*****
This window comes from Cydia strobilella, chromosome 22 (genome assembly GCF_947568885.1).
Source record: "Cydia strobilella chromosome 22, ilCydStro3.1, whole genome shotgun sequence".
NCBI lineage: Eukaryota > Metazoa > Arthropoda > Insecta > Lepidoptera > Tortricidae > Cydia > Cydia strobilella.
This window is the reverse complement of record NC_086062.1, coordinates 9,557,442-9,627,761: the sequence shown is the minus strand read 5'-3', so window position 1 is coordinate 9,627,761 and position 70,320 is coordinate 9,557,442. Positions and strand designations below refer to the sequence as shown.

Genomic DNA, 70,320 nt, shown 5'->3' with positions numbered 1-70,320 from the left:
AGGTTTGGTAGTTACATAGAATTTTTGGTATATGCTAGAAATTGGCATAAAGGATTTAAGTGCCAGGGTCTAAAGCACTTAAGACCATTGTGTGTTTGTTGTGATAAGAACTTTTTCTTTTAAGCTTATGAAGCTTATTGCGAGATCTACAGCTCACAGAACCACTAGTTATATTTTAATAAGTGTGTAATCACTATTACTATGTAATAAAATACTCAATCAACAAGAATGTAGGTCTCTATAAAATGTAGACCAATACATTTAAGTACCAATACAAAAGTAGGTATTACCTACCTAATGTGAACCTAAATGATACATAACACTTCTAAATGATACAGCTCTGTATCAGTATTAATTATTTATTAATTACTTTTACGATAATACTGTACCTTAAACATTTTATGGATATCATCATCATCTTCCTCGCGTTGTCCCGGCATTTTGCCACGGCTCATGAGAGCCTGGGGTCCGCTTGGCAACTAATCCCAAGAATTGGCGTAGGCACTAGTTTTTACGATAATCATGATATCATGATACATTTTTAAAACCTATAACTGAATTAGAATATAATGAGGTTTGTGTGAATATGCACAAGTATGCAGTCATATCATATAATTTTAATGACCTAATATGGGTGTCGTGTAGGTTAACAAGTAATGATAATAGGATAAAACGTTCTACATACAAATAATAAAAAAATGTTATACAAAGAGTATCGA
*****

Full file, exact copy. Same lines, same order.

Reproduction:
This window comes from Cydia strobilella, chromosome 22 (genome assembly GCF_947568885.1).
Source record: "Cydia strobilella chromosome 22, ilCydStro3.1, whole genome shotgun sequence".
NCBI lineage: Eukaryota > Metazoa > Arthropoda > Insecta > Lepidoptera > Tortricidae > Cydia > Cydia strobilella.
This window is the reverse complement of record NC_086062.1, coordinates 9,557,442-9,627,761: the sequence shown is the minus strand read 5'-3', so window position 1 is coordinate 9,627,761 and position 70,320 is coordinate 9,557,442. Positions and strand designations below refer to the sequence as shown.

Genomic DNA, 70,320 nt, shown 5'->3' with positions numbered 1-70,320 from the left:
AGGTTTGGTAGTTACATAGAATTTTTGGTATATGCTAGAAATTGGCATAAAGGATTTAAGTGCCAGGGTCTAAAGCACTTAAGACCATTGTGTGTTTGTTGTGATAAGAACTTTTTCTTTTAAGCTTATGAAGCTTATTGCGAGATCTACAGCTCACAGAACCACTAGTTATATTTTAATAAGTGTGTAATCACTATTACTATGTAATAAAATACTCAATCAACAAGAATGTAGGTCTCTATAAAATGTAGACCAATACATTTAAGTACCAATACAAAAGTAGGTATTACCTACCTAATGTGAACCTAAATGATACATAACACTTCTAAATGATACAGCTCTGTATCAGTATTAATTATTTATTAATTACTTTTACGATAATACTGTACCTTAAACATTTTATGGATATCATCATCATCTTCCTCGCGTTGTCCCGGCATTTTGCCACGGCTCATGAGAGCCTGGGGTCCGCTTGGCAACTAATCCCAAGAATTGGCGTAGGCACTAGTTTTTACGATAATCATGATATCATGATACATTTTTAAAACCTATAACTGAATTAGAATATAATGAGGTTTGTGTGAATATGCACAAGTATGCAGTCATATCATATAATTTTAATGACCTAATATGGGTGTCGTGTAGGTTAACAAGTAATGATAATAGGATAAAACGTTCTACATACAAATAATAAAAAAATGTTATACAAAGAGTATCGA